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Pentium 4

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The Pentium 4 is a seventh-generation x86 architecture microprocessor produced by Intel and is their first all-new CPU design since the Pentium Pro of 1995. The original Pentium 4, codenamed "Willamette", ran at 1.3, 1.4 and 1.5 GHz and was released in November 2000. Unlike the Pentium II, Pentium III, and various Celerons, the architecture owed little to the Pentium Pro design, and was new from the ground up. Notable with the introduction of the Pentium 4, was the very fast 400MHz FSB; it was actually a 100MHz Quad-Pumped bus, but the theoretical bandwidth was 4x that of a normal bus, and so it was considered to run at 400MHz- the fastest competition was running at 133MHz.

To the surprise of most industry observers, the Pentium 4 did not improve on the old P6 design in either of the normal two key performance measures: integer processing speed or floating-point performance. Instead, it sacrificed per-cycle performance in order to gain two things: very high clockspeeds, and SSE performance. As is traditional with Intel's flagship chips, the Pentium 4 also comes in a low-end Celeron version (often referred to as Celeron 4) and a high-end Xeon version intended for SMP configurations.

The Pentium 4 performs much less work per cycle than other CPUs (such as the various Athlon or older Pentium III architectures) but the original design objective - to sacrifice instructions per clock cycle in order to achieve a greater number of cycles per second (i.e. greater frequency or clockspeed) - has been fulfilled until the platform ran into unsolvable thermal problems before reaching 4GHz, far short of the original scalability claim of 10GHz. As of mid-2005, Intel has abandoned further work on Pentium 4 to focus on cooler running Pentium M derived solutions for the desktop PC and small server market. This essentially means Intel has returned to the Pentium III CPU core and only the system bus of the Pentium 4 will live on.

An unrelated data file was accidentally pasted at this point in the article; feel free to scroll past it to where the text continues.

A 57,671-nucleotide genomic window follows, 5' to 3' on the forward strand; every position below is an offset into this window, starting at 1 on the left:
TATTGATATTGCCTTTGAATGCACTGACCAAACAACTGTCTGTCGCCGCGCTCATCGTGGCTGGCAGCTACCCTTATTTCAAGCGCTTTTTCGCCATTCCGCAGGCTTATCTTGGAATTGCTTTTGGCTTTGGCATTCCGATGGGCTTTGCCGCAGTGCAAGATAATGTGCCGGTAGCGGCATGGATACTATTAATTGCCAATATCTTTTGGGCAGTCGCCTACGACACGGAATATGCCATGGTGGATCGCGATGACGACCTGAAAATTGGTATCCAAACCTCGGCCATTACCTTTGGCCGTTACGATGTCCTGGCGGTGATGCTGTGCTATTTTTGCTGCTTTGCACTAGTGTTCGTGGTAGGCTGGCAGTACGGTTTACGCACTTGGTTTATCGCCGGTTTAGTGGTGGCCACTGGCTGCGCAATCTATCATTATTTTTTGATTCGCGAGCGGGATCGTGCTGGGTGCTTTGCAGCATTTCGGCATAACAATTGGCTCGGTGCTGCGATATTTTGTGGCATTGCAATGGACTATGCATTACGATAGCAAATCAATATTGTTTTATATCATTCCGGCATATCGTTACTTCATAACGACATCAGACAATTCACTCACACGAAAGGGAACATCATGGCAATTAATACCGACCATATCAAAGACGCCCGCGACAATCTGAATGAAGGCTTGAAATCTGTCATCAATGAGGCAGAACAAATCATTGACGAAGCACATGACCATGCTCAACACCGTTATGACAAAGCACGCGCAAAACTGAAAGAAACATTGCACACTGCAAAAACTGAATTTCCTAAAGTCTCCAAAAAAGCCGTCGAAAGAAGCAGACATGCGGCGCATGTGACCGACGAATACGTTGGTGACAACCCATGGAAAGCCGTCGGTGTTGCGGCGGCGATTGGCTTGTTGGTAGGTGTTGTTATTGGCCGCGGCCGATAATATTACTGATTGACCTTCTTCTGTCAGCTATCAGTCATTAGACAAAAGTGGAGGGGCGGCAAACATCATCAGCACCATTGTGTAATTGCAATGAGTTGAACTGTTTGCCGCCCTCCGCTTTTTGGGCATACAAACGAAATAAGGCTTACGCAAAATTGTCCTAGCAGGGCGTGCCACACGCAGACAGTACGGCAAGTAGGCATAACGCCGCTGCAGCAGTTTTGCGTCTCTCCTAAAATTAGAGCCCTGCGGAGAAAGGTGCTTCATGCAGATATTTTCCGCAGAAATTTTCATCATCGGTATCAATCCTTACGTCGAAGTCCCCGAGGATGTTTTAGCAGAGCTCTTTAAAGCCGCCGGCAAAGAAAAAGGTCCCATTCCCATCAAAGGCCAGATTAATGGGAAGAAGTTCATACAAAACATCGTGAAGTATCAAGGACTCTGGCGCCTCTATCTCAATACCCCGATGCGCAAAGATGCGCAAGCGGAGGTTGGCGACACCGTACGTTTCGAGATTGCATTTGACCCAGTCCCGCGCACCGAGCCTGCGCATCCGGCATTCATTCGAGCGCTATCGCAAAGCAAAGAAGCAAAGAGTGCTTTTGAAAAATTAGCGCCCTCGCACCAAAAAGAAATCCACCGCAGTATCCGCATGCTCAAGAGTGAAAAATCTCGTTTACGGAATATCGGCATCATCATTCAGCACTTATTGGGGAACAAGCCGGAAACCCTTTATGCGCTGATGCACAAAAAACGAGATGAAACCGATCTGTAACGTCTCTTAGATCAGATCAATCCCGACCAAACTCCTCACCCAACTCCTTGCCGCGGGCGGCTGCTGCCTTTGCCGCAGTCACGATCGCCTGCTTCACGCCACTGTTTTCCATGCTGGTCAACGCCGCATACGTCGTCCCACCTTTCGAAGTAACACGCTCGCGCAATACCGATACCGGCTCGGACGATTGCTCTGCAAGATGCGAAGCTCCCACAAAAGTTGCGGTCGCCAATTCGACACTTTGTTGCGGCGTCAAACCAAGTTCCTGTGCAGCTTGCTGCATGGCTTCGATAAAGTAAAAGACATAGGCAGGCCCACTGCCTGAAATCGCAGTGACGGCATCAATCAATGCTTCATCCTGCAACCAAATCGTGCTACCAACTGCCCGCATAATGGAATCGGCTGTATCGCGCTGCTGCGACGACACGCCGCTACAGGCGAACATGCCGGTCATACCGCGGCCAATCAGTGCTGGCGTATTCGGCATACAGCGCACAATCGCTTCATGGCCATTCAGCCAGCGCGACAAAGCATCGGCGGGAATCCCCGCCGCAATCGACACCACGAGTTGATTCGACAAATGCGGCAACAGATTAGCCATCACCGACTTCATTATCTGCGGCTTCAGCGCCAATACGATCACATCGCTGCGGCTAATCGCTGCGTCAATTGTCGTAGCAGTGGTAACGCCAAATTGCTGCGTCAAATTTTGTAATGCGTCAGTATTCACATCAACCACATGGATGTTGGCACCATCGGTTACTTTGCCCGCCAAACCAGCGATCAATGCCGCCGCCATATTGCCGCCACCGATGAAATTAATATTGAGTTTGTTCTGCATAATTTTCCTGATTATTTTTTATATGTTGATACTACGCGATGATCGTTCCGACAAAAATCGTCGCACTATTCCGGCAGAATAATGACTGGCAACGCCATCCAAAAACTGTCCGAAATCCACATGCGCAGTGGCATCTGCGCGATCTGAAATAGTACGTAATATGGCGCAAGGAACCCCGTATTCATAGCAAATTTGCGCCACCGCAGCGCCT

Contents

Willamette

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Willamette.png
A 'Willamette' core Pentium 4 processor

Willamette, the first Pentium 4, suffered long delays in the design process. Most industry experts regarded the initial 1.3, 1.4 and 1.5GHz P4 release as a stopgap product, introduced before it was truly ready. According to these experts, the Willamette was released because the competing AMD Athlon Thunderbird was at that time outperforming the elderly Pentium III, and further improvements to the Intel P-III were not yet possible. The cores were produced using a 0.18 micrometre (180 nm) process and initially utilized socket 423 on motherboards, later revisions moving to socket 478.

On the test-bench, the Willamette was somewhat disappointing to analysts in that not only was it unable to outperform the Athlon and the highest-clocked P-IIIs in all testing situations, it was not clearly superior to even the low-end AMD Duron. Although introduced at a price of 819 US Dollars (in 1000 unit wholesale quantities), it sold at a modest but respectable rate, handicapped somewhat by the requirement of relatively expensive Rambus Dynamic RAM (RDRAM). The Pentium III remained Intel's top selling chip, and the Athlon also sold slightly better than the Pentium 4.

In January 2001, a still slower 1.3GHz model was added to the range, but over the next twelve months, Intel gradually started pegging back AMD's lead. April 2001 brought the 1.7GHz P4, the first one to provide performance clearly superior to the old Pentium III. July saw 1.6 and 1.8GHz models and in August 2001, Intel released 1.9 and 2.0GHz Pentium 4s. In the same month, they released a new chipset that supported much cheaper PC133 SDRAM. While use of this RAM was much slower than RDRAM, the fact that PC133 was much cheaper caused the Pentium 4's sales to massively improve, displacing the Pentium III virtually overnight to become the top-selling processor on the market.

The 2.0 GHz was the first P4 to provide a serious challenge to the rival Athlon Thunderbird, which until then had been unquestionably the fastest x86 CPU on the market. Many observers concluded that the Thunderbird was still faster overall, but the performance gap was sufficiently narrow that it was not unreasonable for partisans of either camp to claim superiority. For Intel, this was a very significant achievement. The firm had held the x86 CPU performance crown for nearly 16 years straight, with only two brief exceptions prior to the release of the AMD Athlon.